Recipe inspired by Clean Food by Terry Walters

Comments { 0 } · Posted on April 29, 2014 in Healthy Recipes

Gingered Cabbage and Carrot Slaw

I typically serve a big salad with every dinner. We skip salad plates and usually just eat it right out of a big ceramic salad bowl we received as a wedding gift. It’s become such a habit that I always forget to give dinner guests salad plates and I have to stop myself from diving fork-first into the bowl. You know your friends are considered family when they are invited to eat directly out of your salad bowl.

Yes, we keep it classy on the homestead!

Since delicate greens aren’t quite in season yet I’ve been relying on heartier veggies to create fresh and crunchy salad concoctions. Using things like cabbage, carrots, fennel and Brussels sprouts as bases for salads means salad leftover end up being lunch the next day instead of compost. I made this Gingered Cabbage and Carrot Slaw on a Friday and we ate from it the rest of the weekend! Plus, using your food processor saves a ton of time and your knuckles will be happy that they are not coming into contact with the box grater. THAT is never a good thing!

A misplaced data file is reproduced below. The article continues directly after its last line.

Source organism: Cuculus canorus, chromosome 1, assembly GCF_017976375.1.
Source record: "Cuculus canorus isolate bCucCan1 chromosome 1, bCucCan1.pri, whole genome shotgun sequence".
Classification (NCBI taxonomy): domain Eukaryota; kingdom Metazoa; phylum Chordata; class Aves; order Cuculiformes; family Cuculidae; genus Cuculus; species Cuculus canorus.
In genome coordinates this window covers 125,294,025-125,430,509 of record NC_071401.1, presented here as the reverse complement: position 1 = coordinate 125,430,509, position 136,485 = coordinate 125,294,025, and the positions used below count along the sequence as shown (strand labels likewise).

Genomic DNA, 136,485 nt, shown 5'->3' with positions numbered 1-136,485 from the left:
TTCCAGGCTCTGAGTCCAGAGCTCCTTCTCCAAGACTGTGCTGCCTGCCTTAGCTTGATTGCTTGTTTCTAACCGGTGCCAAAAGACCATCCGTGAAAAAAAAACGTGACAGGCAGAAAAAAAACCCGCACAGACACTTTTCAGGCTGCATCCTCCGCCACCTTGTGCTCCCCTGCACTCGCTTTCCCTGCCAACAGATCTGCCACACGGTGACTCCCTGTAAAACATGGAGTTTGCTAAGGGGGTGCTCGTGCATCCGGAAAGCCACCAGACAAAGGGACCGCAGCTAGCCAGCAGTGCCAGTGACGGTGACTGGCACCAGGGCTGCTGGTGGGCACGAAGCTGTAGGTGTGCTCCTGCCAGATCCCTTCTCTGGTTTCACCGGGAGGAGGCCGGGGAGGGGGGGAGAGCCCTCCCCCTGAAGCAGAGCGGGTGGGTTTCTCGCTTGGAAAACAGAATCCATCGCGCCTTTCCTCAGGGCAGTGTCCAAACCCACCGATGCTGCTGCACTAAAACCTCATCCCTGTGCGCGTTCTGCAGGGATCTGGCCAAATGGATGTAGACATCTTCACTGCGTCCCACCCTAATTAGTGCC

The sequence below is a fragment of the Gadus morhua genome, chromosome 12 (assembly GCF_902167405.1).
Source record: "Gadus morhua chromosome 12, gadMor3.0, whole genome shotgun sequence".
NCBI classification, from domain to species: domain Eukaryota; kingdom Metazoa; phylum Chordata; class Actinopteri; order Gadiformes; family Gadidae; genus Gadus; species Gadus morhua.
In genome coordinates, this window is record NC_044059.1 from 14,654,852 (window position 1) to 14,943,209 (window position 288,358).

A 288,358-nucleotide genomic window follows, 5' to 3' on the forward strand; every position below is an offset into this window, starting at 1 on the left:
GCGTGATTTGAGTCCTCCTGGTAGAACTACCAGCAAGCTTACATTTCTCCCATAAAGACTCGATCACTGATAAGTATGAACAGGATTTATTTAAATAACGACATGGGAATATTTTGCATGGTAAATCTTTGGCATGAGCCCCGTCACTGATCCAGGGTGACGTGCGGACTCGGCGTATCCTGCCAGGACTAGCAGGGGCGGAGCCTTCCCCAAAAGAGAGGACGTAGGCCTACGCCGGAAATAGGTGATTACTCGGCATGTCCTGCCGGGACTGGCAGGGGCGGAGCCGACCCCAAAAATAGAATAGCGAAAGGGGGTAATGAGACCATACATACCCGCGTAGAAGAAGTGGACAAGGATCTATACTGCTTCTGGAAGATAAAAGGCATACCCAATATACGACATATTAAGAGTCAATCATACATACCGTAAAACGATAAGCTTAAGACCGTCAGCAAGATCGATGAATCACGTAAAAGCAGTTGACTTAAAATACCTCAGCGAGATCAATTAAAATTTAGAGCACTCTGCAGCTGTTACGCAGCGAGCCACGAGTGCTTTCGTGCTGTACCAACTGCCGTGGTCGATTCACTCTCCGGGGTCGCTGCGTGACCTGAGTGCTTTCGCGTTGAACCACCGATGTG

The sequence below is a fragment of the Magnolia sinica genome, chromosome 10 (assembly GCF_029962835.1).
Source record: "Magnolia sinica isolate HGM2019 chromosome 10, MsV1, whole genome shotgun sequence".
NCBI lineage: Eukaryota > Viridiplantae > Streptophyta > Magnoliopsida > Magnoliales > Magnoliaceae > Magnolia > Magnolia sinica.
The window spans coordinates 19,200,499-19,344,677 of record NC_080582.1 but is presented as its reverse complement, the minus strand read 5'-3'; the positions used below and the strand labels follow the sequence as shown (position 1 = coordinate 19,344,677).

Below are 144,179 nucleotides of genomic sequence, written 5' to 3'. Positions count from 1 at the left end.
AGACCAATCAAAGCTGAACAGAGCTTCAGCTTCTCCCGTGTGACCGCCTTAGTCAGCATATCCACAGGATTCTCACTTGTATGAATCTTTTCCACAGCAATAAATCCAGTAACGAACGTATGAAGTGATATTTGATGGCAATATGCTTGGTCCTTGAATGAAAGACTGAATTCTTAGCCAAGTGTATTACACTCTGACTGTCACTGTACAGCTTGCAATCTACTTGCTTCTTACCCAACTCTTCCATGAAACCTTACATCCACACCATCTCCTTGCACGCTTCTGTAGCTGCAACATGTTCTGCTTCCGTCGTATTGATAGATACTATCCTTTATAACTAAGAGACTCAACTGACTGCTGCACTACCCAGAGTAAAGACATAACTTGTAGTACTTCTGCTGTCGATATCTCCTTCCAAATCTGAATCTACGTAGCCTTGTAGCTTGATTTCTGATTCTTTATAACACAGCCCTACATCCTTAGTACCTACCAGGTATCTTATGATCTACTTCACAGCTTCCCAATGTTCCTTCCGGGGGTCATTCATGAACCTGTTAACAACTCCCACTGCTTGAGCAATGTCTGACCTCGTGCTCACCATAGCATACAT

Gingered Cabbage and Carrot Slaw


For the salad
handful of parsley
2 medium carrots, peeled
1/4 of a head of green cabbage, cut in half
1/2 an apple, chopped

For the dressing
Juice of 1 lemon (lime juice would work too)
1/2 tablespoon apple cider vinegar (optional, depends on how sour you like it)
1 drop DoTERRA ginger essential oil (you can also finely grate fresh ginger, use about 1/2 tablespoon and add more if needed)
salt and pepper to taste
drizzle of organic extra virgin olive oil (about 2 teaspoons)


    1. Add the parsley to the food processor and pulse until roughly chopped. You don’t have to remove the parsley from the food processor. You’re basically going to build your salad in the food processor. Add grating insert and the grate carrots. Then, remove the grating insert and replace with the slicing insert. Slice the cabbage into the carrots and parsley.
    2. Put the prepared vegetables into your serving bowl and add the apples. Toss until well combined and set aside.